That succinct, small-town Georgia wisdom essentially outlines the rule of hypodescent, also known as the one-drop rule. The one-drop rule emerged during slavery and hardened in Reconstruction, automatically classifying as black anyone with any trace of African ancestry. It is the reason why, in the 1800s, the extremely light-skinned offspring of white fathers and black mothers were deemed slaves. It's also the reason why, in 2011, the actress Halle Berry, who is biracial but identifies as black, became a lightning rod of controversy for maintaining that her own daughter, with white Canadian actor Gabriel Aubry, is also black.
The fact that Americans with vastly different complexions know they are black by the number of cab drivers who don't stop for them as much as by any internal measure is a dilemma on many levels. But for Kim Tallbear, an enrolled member of South Dakota's Sisseton-Wahpeton Oyate tribe and a UC Berkeley professor who studies race, genomics and Native American identity, the tyranny of the one-drop rule poses a specific problem in the ongoing controversy surrounding US Senate candidate Elizabeth Warren and her shifting, dubious claims of Native American identity.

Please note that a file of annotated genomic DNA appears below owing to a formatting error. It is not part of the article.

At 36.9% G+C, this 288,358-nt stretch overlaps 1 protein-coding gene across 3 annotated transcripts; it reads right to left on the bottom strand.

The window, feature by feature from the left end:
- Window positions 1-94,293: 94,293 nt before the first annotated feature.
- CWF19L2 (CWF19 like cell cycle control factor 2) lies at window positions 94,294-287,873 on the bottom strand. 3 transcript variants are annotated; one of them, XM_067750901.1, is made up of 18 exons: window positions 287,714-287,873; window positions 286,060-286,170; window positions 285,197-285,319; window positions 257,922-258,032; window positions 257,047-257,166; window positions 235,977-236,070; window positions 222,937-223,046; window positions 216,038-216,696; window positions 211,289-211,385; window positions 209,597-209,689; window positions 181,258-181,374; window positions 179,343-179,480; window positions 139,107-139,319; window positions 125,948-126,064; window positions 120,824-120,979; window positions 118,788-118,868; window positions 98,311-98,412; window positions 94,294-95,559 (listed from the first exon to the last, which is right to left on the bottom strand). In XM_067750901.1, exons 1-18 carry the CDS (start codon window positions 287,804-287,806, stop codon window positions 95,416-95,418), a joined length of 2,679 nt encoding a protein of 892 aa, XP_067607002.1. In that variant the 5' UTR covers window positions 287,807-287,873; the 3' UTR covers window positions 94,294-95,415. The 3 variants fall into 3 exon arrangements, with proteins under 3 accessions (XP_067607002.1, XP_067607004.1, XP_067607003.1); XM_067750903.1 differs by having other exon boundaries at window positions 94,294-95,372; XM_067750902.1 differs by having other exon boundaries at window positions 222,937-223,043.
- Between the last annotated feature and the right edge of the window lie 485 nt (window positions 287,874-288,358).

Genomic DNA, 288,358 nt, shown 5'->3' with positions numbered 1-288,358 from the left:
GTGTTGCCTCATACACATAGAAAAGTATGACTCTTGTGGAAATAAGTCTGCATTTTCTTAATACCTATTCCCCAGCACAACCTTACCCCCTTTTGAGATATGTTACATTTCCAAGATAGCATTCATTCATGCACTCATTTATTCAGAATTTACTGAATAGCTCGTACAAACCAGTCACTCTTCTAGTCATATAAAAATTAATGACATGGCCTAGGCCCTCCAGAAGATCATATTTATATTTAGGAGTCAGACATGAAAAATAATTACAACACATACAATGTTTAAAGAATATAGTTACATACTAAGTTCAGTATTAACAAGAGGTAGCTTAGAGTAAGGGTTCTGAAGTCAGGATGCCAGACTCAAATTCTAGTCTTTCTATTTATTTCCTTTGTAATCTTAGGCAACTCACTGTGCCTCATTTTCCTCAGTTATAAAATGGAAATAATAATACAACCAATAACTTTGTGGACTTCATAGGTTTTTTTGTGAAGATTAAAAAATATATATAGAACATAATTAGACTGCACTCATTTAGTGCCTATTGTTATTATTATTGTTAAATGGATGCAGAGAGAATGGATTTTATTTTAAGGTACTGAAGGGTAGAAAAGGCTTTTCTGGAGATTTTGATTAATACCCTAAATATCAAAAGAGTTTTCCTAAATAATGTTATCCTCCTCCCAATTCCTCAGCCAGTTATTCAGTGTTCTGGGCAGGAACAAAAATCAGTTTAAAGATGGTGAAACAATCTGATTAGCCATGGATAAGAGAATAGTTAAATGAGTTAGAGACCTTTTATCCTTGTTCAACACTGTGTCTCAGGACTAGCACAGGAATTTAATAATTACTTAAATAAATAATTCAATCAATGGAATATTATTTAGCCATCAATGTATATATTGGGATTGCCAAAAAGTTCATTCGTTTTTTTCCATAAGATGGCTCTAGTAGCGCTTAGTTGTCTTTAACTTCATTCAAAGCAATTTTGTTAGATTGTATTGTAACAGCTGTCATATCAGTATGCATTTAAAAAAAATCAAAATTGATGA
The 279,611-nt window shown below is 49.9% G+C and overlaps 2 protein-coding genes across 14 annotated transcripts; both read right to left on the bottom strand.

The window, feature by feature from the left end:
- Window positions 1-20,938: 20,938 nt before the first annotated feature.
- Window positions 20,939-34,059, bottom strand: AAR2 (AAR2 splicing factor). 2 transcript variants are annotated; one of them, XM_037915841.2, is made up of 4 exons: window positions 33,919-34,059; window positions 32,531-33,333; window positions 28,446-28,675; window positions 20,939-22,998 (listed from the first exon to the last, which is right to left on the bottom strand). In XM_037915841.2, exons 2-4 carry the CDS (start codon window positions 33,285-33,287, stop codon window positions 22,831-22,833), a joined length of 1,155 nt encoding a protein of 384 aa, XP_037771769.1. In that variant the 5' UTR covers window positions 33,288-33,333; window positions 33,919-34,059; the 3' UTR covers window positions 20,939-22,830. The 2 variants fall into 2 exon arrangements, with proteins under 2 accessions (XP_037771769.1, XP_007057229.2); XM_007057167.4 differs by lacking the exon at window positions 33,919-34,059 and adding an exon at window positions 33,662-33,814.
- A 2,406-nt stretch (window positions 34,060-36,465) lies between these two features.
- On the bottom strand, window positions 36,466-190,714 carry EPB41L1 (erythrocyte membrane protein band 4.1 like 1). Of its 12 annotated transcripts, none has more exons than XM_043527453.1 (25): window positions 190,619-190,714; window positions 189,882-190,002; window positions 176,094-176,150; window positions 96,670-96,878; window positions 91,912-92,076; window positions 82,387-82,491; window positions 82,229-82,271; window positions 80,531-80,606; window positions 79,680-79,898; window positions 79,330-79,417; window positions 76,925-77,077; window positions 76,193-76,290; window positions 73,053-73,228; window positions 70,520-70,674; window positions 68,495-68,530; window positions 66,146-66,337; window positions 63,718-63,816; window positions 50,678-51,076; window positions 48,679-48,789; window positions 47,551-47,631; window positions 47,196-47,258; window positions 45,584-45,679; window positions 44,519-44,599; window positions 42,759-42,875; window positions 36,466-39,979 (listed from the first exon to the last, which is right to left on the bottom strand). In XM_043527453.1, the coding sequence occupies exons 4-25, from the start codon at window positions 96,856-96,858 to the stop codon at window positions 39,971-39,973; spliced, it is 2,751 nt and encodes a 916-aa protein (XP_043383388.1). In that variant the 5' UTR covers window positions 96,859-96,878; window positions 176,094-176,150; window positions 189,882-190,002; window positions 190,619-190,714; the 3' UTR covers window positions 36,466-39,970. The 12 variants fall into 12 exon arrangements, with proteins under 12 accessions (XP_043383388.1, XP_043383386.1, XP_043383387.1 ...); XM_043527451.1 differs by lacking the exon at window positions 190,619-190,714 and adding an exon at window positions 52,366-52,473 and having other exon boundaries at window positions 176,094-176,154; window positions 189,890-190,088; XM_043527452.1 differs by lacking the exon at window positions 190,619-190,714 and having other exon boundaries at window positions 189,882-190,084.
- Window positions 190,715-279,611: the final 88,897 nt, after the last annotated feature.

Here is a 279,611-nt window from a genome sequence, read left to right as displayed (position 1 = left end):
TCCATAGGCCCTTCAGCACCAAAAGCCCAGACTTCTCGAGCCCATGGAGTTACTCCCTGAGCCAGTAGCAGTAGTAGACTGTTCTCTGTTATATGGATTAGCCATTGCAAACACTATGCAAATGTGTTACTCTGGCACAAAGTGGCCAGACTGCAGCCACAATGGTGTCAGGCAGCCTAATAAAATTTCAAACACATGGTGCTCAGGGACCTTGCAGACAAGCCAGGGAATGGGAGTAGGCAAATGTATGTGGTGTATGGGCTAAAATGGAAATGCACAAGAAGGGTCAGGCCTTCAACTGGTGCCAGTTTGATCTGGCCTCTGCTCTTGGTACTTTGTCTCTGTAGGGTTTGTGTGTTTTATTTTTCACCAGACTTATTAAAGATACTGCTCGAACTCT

Because it is so deeply ingrained in us, Tallbear has argued, the one-drop rule blots out any other way of imagining racial identity. As a result, the vast majority of Americans have never been able to grasp Native American identity. As the political soap opera continues to unfold, Tallbear said, both Warren’s romanticized claims and the cries of fraud it has unleashed serve as more proof that we still don't grasp it.
“When people talk about Native American identity, they talk in the language of ‘I have an ancestor who was this,’ or ‘I have an ancestor who was part that,’ because that’s the way we think of racial identity in this country,” said Tallbear, who is in New England for Sunday’s annual conference of the Native American and Indigenous Studies Association. Tallbear serves on the governing council of NAISA, which will convene at Connecticut’s Mohegan Sun Resort.